Monday, 7 July 2008

What's in a Name (Again)?

"Names are central elements of self-identification and self-definition." That is what the Court held in last week's judgment in the case of Daróczy v. Hungary.

The case concerned a widow who was forced to change her name. When she married, in 1950, the applicant adopted the female version of the name of her husband Tiborné Daróczy. The correct version, according to the law, should have included his middle name in her new name: Tibor Ipolyné Daróczy. However, on the marriage certificate and on many documents issued by the authorities in the following decades, the short version was used. That was also the version Ms Daróczy used to identify herself. Only in 2005 did the authorities issue an official certificate with the long version. Since this was different from the name she had used so far, she was for example unable to access her bank acocount. The authorities refused to recognise the short version. The European Court held that the state had not shown that using the short version would, in this case, prejudice the system of name registrations. The restrictions on her using her short name were unacceptably "rigid" according to the Court. Thus, it found a violation of Artcile 8 ECHR (right to privacy).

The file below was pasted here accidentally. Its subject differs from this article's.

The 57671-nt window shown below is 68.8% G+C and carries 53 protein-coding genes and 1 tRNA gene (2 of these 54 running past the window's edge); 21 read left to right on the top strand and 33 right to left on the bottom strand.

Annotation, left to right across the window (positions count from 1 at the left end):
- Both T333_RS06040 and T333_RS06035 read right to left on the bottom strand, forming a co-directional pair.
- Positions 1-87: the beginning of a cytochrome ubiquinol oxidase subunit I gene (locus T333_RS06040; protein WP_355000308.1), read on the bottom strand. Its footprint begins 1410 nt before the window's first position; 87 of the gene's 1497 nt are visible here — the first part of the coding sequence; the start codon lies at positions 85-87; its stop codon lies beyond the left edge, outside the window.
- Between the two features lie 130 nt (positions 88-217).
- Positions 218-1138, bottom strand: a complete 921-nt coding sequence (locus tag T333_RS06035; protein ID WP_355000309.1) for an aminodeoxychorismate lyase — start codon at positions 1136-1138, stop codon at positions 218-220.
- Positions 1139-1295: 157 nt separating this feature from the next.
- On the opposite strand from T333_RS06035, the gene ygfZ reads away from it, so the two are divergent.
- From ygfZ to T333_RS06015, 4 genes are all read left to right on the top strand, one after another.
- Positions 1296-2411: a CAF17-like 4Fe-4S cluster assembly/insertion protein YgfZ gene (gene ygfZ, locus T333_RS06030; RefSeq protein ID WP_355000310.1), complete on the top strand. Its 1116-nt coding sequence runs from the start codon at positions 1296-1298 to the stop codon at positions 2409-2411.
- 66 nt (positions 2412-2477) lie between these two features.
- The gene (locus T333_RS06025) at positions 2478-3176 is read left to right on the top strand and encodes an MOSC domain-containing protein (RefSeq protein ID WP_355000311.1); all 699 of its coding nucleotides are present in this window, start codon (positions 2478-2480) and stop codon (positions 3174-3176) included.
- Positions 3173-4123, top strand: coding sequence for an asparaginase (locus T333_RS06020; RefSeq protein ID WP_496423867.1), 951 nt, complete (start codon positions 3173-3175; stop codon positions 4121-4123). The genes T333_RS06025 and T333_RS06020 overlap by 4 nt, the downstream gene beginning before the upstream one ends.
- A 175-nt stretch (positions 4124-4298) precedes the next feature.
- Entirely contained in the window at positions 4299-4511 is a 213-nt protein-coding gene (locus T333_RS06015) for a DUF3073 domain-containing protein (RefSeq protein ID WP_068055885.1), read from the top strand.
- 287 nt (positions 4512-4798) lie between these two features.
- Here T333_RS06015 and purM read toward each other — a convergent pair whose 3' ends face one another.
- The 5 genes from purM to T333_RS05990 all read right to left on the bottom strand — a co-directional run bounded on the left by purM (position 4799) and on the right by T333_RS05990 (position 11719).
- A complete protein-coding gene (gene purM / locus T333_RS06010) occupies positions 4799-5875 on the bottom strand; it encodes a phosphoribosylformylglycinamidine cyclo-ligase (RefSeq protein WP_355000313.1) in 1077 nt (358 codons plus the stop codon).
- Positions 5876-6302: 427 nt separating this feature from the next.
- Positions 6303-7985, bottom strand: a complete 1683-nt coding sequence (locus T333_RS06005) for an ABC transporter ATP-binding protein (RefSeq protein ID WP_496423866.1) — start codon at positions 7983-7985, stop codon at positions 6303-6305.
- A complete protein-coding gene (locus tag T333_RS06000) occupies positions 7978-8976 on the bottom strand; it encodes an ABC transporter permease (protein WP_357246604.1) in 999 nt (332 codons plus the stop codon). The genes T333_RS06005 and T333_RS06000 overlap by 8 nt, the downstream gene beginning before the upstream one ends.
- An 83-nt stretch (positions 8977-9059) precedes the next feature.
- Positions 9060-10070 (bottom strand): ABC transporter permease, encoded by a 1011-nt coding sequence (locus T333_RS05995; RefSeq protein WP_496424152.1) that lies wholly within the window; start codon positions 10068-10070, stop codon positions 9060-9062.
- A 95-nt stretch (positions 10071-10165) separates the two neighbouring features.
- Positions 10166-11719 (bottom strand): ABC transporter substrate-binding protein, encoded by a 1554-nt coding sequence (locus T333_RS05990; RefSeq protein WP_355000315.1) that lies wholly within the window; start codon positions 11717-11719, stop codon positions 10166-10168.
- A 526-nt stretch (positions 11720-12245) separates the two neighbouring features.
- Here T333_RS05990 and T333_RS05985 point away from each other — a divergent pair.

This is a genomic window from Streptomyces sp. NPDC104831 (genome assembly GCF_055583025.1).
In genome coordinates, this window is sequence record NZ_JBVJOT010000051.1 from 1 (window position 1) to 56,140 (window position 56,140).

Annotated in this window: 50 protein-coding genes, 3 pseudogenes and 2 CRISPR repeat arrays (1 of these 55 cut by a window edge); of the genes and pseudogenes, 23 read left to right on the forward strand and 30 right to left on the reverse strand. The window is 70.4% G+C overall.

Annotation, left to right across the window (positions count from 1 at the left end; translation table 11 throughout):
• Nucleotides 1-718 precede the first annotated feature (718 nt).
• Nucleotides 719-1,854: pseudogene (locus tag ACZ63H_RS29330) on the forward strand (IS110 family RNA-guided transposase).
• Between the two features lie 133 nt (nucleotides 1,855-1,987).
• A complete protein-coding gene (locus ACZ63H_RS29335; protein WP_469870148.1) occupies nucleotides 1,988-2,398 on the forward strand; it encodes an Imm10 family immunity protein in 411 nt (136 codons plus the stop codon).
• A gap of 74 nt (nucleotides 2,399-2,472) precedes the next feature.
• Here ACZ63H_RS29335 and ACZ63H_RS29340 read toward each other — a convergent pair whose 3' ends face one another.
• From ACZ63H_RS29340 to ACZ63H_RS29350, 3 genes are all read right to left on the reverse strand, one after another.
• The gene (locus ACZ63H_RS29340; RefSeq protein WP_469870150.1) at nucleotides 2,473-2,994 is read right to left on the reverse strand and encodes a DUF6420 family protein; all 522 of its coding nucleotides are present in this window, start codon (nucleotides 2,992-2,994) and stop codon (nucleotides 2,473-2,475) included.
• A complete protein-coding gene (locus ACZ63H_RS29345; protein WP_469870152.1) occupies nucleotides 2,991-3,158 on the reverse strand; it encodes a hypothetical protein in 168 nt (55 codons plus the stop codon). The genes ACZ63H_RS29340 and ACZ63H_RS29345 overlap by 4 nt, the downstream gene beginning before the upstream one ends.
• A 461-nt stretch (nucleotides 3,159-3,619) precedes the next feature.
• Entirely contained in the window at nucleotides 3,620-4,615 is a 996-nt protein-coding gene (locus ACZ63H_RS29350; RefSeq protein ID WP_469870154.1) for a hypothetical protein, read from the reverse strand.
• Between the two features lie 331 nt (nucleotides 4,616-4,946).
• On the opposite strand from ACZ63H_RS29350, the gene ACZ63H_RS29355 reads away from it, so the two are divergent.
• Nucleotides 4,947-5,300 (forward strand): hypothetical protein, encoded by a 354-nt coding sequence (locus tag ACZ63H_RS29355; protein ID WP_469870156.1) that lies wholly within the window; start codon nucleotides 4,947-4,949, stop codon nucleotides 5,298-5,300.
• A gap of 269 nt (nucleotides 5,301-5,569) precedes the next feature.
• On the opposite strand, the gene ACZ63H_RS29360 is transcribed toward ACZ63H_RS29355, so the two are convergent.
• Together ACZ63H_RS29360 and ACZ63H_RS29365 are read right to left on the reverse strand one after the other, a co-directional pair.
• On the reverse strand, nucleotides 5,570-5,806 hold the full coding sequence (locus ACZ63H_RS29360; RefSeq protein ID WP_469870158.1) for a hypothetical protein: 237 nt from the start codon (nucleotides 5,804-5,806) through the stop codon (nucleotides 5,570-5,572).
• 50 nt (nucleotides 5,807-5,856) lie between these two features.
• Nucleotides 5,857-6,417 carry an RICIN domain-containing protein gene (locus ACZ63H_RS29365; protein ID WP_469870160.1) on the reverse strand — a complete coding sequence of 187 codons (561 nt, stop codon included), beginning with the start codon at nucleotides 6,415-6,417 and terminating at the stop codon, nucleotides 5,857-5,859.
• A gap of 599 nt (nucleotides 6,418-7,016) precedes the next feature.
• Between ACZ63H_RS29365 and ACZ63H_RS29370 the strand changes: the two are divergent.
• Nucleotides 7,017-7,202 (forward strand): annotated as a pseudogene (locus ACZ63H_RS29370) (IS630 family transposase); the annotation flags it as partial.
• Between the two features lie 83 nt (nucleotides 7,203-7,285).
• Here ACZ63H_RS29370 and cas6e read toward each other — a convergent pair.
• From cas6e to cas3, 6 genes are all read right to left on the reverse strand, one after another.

Towards the end of the judgment, under the assessment of damages, the Court indicated that Hungary "should take steps to rectify the applicant's personal situation and recognise in some official manner that she may retain her longstanding name of Tiborné Daróczy." Although this does not return in the concluding part of the judgment, it is another reflection of the recent trend in the Court's jurisprudence to indicate what states can do to specifically remedy the wrong done. In addition, the widow was awarded 3,500 euros for non-pecuniary damage.

For earlier cases on name laws, see e.g. Stjerna v. Finland (request to change surname refused by authorities; no violation of Article 8 ECHR) and Bijleveld v. the Netherlands (on last names of the applicant's children; declared inadmissible). Those cases clearly show that national authorities are given a lot of leeway in this field.

The press release can be found here.

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